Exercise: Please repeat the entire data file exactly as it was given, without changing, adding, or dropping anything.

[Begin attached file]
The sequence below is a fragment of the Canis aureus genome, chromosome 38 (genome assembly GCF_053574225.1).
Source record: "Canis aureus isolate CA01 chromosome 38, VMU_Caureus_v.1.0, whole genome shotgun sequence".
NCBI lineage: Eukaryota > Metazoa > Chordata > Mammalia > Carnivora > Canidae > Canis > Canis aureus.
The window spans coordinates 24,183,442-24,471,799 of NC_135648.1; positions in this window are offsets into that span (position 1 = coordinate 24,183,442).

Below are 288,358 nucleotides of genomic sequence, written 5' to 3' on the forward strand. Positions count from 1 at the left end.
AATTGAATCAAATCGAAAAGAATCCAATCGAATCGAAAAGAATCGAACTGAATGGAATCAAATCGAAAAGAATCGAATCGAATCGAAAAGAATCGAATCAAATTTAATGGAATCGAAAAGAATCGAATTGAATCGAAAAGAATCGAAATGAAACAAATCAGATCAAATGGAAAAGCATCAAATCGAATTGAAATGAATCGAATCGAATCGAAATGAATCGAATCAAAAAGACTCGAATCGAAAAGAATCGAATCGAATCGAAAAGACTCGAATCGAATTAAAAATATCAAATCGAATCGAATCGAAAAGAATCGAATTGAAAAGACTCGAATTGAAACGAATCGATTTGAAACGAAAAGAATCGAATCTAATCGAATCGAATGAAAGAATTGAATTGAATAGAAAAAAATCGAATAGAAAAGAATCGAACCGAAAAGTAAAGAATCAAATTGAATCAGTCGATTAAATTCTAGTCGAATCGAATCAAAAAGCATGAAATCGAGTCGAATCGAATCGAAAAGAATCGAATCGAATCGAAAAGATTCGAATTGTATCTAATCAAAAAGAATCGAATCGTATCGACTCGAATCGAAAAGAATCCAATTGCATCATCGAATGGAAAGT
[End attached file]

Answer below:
The sequence below is a fragment of the Canis aureus genome, chromosome 38 (genome assembly GCF_053574225.1).
Source record: "Canis aureus isolate CA01 chromosome 38, VMU_Caureus_v.1.0, whole genome shotgun sequence".
NCBI lineage: Eukaryota > Metazoa > Chordata > Mammalia > Carnivora > Canidae > Canis > Canis aureus.
The window spans coordinates 24,183,442-24,471,799 of NC_135648.1; positions in this window are offsets into that span (position 1 = coordinate 24,183,442).

Below are 288,358 nucleotides of genomic sequence, written 5' to 3' on the forward strand. Positions count from 1 at the left end.
AATTGAATCAAATCGAAAAGAATCCAATCGAATCGAAAAGAATCGAACTGAATGGAATCAAATCGAAAAGAATCGAATCGAATCGAAAAGAATCGAATCAAATTTAATGGAATCGAAAAGAATCGAATTGAATCGAAAAGAATCGAAATGAAACAAATCAGATCAAATGGAAAAGCATCAAATCGAATTGAAATGAATCGAATCGAATCGAAATGAATCGAATCAAAAAGACTCGAATCGAAAAGAATCGAATCGAATCGAAAAGACTCGAATCGAATTAAAAATATCAAATCGAATCGAATCGAAAAGAATCGAATTGAAAAGACTCGAATTGAAACGAATCGATTTGAAACGAAAAGAATCGAATCTAATCGAATCGAATGAAAGAATTGAATTGAATAGAAAAAAATCGAATAGAAAAGAATCGAACCGAAAAGTAAAGAATCAAATTGAATCAGTCGATTAAATTCTAGTCGAATCGAATCAAAAAGCATGAAATCGAGTCGAATCGAATCGAAAAGAATCGAATCGAATCGAAAAGATTCGAATTGTATCTAATCAAAAAGAATCGAATCGTATCGACTCGAATCGAAAAGAATCCAATTGCATCATCGAATGGAAAGT